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I am searching a formal definition of natural deduction rules and a formal definition of derivation in natural deduction.

For example how does one formalize hypothetical derivations?

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    $\begingroup$ What's wrong with what's on Wikipedia? If you want to take "formal" very seriously, then there are also plenty of mechanized definitions in systems like Coq, Agda, Mizar, Isabelle/HOL, etc. It is often used as an exercise. (Also, "natural deduction" covers multiple logics and presentations of those logics, so there isn't one specific definition.) $\endgroup$ – Derek Elkins Aug 26 '18 at 5:00
  • $\begingroup$ I would see how to formalize hypothetical derivations rules. $\endgroup$ – asv Aug 26 '18 at 6:13
  • $\begingroup$ What is your motivation? Do you simply want a more clear explanation of natural deduction? IMHO many presentations of even basic natural deduction are needlessly complicated. The notation used in most for definitions might better be expressed in a more natural language. If you get stuck, you might review a few elementary proofs in, say, real analysis, and try to figure out what rules of logic were implicitly used. Figure out how, for example, mathematicians make generalizations on variables introduced in various ways and combinations. That is what I was eventually forced to do. $\endgroup$ – Dan Christensen Aug 26 '18 at 17:12
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    $\begingroup$ See some textbook: van Dalen's one and Chiswell & Hodges. $\endgroup$ – Mauro ALLEGRANZA Aug 26 '18 at 19:57
  • $\begingroup$ For example, I did a Coq formalization of natural deduction for propositional logic as an exercise (mostly leading towards formalizing the cut elimination theorem for sequent calculus): github.com/dschepler/coq-sequent-calculus/blob/master/… see the definition of classic_ND_proves . (Though my formalization heavily relies on Coq's notion of an inductively defined relation.) $\endgroup$ – Daniel Schepler Feb 13 at 1:44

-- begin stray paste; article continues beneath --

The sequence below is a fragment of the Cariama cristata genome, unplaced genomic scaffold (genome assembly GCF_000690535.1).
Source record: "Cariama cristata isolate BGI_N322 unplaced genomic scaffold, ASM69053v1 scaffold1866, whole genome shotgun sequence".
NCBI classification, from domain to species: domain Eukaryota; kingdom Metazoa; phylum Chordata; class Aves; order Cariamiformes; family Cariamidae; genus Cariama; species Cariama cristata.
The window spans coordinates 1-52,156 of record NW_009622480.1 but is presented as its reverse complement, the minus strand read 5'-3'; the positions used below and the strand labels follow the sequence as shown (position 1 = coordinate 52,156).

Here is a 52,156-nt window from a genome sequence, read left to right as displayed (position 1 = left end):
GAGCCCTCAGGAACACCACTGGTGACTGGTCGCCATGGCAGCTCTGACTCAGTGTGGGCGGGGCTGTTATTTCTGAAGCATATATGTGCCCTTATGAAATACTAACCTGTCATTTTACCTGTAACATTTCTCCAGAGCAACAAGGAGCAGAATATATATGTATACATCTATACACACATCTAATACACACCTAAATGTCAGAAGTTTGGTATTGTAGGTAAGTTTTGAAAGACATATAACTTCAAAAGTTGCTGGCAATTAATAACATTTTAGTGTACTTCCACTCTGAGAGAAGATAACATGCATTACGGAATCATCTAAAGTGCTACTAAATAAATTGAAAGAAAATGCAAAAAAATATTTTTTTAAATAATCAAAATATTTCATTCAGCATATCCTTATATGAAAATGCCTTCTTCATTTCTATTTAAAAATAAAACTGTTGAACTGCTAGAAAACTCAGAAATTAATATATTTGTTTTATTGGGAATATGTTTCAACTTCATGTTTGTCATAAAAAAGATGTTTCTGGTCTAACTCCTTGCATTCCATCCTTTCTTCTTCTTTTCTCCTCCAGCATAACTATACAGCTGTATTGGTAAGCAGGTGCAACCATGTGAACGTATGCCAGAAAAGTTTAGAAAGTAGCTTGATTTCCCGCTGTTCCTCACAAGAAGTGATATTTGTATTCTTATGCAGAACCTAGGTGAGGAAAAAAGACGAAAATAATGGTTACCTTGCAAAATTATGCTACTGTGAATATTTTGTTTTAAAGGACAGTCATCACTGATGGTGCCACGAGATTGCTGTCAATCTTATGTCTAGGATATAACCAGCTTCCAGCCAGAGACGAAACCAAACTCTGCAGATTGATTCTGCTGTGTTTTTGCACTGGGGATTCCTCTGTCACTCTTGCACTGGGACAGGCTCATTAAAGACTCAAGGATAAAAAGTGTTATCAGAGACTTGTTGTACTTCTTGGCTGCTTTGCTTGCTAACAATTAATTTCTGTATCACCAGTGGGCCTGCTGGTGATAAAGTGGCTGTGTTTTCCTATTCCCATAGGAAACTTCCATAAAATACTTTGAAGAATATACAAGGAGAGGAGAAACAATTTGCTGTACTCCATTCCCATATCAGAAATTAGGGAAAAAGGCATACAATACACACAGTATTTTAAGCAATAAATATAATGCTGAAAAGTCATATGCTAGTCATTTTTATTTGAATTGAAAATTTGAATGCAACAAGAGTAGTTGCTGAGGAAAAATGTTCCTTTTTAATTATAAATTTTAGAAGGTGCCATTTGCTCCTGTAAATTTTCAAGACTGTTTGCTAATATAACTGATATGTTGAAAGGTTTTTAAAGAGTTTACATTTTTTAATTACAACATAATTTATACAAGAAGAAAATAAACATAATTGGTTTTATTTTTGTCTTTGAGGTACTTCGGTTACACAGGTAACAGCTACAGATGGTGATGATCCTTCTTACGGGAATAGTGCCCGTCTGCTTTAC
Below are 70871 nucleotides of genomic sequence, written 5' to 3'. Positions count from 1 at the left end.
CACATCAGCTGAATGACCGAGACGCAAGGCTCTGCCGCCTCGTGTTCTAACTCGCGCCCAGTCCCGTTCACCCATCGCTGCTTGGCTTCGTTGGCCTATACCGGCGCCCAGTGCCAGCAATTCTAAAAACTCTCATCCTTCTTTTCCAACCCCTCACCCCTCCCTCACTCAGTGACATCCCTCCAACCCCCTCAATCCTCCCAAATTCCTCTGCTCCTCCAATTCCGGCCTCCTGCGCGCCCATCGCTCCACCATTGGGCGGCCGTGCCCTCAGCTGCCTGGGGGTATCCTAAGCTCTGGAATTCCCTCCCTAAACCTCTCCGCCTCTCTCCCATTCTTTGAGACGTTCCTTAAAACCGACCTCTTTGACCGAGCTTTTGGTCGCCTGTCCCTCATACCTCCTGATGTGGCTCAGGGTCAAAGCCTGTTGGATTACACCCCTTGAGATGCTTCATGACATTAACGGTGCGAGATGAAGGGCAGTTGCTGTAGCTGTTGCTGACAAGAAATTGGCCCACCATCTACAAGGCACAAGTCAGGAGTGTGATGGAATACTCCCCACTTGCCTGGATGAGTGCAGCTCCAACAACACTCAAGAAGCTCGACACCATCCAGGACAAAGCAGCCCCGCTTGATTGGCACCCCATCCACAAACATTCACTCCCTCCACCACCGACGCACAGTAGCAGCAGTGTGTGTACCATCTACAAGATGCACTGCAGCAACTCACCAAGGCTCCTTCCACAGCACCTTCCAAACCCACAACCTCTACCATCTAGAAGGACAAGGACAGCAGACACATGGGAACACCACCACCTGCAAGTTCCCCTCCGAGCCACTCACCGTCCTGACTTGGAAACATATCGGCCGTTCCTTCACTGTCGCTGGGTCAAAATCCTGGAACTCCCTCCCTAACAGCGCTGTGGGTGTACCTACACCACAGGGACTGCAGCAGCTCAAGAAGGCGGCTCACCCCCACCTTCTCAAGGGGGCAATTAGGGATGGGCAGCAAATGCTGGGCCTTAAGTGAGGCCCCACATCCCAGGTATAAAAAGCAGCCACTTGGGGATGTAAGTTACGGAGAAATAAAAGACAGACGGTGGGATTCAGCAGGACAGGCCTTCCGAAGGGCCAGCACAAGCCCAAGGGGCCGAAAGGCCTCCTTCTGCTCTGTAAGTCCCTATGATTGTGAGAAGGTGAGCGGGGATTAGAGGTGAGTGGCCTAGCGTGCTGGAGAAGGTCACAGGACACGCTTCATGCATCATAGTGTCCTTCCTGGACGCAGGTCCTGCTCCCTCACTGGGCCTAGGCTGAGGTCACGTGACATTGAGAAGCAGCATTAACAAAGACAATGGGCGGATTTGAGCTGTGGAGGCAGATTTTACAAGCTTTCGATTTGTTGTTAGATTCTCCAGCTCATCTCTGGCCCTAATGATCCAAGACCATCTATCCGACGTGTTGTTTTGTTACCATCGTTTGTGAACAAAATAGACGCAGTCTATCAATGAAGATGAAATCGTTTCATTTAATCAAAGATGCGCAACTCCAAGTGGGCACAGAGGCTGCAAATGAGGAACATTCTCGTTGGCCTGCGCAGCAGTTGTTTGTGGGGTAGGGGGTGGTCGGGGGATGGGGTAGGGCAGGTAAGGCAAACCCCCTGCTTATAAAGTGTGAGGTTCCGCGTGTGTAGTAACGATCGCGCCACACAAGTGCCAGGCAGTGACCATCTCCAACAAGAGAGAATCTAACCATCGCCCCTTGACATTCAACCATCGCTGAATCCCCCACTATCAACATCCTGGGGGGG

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A reference for natural deduction inference rules can be found on the right side of Klement's natural deduction, Fitch-style proof checker. The text forallx goes into each rule in more detail.

In particular the OP would like to how one formalizes hypothetical derivations. Wikipedia describes these as "reasoning from assumptions". This allows one to derive and if-then statement.

The authors of forallx describe this as "conditional introduction". (Section 15.3, page 106)

The general pattern at work here is the following. We first make an additional assumption, A; and from that additional assumption, we prove B. In that case, we know the following: If A, then B. This is wrapped up in the rule for conditional introduction:

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The above would be their formal definition and a guide for using their proof checker.


Kevin Klement's JavaScript/PHP Fitch-style natural deduction proof editor and checker http://proofs.openlogicproject.org/

"Natural deduction" Wikipedia https://en.wikipedia.org/wiki/Natural_deduction

P. D. Magnus, Tim Button with additions by J. Robert Loftis remixed and revised by Aaron Thomas-Bolduc, Richard Zach, forallx Calgary Remix: An Introduction to Formal Logic, Winter 2018. http://forallx.openlogicproject.org/

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  • $\begingroup$ Thank you, how is defined formally a rule? Is it a pair of formula? I would like a formal definition. Same for derivation. For example a graph is a pair G=(V,E) with soem properties. In substance a formal definition of the objects. $\endgroup$ – asv Feb 13 at 13:11
  • $\begingroup$ @asv The formal definition is what is provided in the illustration for conditional introduction (or hypothetical derivations). Given an assumption $A$ and another derived line $B$ (which could be a reiteration of $A$, you can write the last line $A \rightarrow B$ with justification as stated. That would be the formal definition. The forallx text gives other such formal definitions. They are formalized also in the sense that the proof checker implements them as code. $\endgroup$ – Frank Hubeny Feb 13 at 13:19
  • $\begingroup$ Ok, I was searching a formal way like this: books.google.co.uk/… Thank you for your answer. $\endgroup$ – asv Feb 13 at 16:43

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